What product have you recently seen that made you think this is great design?
Lately, I haven't been surprised by anything for its design, but one thing I really enjoyed was a conceptual project Lot 2046 by Vadik Marmeladov. It is a subscription-based service which distributes a basic set of clothing, footwear, essential self-care products, accessories, and media content.
What pieces of work are you most proud of?
I am only proud of my non-commercial projects which we did with my brother — electronic music label Sgustok Music and art magazine Sgustok Magazine. Sadly, there wasn't enough time lately to spend on their development. I'm also really proud of Sgustok Studio. Its design is really simple and even a bit brutal.
From the commercial projects, I liked Yandex.Radio — a music-streaming service with hundreds of themed radio stations that are adapted to the user taste preferences. We managed to do it very simple, considering the limited guidelines from Yandex.
Also, I really like my latest works for Revolut. The main website of the project revolut.com and the Revolut for Business service. I think that my design managed to translate a very complex financial product into a simple user-friendly interface. It is pleasant to be a part of a project that challenges and changes the conservative bureaucratic banking sector.
Revolut for Business
What design challenges do you face at your company?
Often it isn't possible to realise all the ideas as there is a constant shortage of resources such as developers. Occasionally there are problems with "taste" even in the designer's team. Everybody has different tastes and visions, which leads to long discussions of the smallest design elements. We are very lucky, as our founder has a great sense of taste, so sometimes we ask him to make a final decision.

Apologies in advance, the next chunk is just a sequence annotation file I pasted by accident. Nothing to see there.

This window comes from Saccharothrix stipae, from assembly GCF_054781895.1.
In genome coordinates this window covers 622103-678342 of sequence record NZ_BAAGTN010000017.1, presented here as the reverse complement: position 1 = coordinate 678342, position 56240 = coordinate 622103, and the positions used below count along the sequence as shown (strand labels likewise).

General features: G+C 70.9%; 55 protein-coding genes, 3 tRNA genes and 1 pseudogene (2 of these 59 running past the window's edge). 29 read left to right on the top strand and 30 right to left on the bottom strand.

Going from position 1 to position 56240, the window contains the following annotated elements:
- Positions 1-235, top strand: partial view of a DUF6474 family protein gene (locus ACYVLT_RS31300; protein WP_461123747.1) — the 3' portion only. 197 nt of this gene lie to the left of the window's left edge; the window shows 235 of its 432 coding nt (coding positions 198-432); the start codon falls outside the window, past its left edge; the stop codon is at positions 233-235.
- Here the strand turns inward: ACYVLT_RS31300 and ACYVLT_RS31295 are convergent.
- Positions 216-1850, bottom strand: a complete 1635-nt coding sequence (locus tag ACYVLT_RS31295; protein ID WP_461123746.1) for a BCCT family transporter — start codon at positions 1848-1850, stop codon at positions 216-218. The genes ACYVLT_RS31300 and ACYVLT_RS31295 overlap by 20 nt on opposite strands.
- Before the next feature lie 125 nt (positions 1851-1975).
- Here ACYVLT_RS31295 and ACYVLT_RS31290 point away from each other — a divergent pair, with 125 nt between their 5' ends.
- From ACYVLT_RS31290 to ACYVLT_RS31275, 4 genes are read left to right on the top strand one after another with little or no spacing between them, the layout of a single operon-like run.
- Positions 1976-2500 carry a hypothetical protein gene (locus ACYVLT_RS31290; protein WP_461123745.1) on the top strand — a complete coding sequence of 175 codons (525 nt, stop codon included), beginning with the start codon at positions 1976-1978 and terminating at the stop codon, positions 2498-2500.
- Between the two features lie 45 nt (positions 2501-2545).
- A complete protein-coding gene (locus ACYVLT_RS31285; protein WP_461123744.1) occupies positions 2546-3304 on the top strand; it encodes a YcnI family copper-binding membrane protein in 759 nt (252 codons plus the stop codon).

What music do you listen to whilst designing?
Any advice for ambitious designers?
It may sound trite, but I advise ambitious designers not to follow a beaten path. Instead, I suggest them to choose their own way, try to think globally, explore their own style and not copy others. Never blindly trust the feedback you get, differentiate between constructive criticism and false negative feedback. There are things that one can not measure, such as the feeling a customer gets from interacting with the product. User's experience of this product depends on the designer's taste and his execution of his or her vision. I think that in the future in the context of global automatization the good taste of a designer is something that can't be substituted for an algorithm. Develop your taste!
Anything you want to promote or plug?
You can follow me on Facebook, Instagram, Dribbble, Behance, Twitter or visit my website. Recently we started Dribbble Account for Revolut team, we will update it periodically. I also think readers will be interested in our electronic music Sgustok Magazine Podcasts.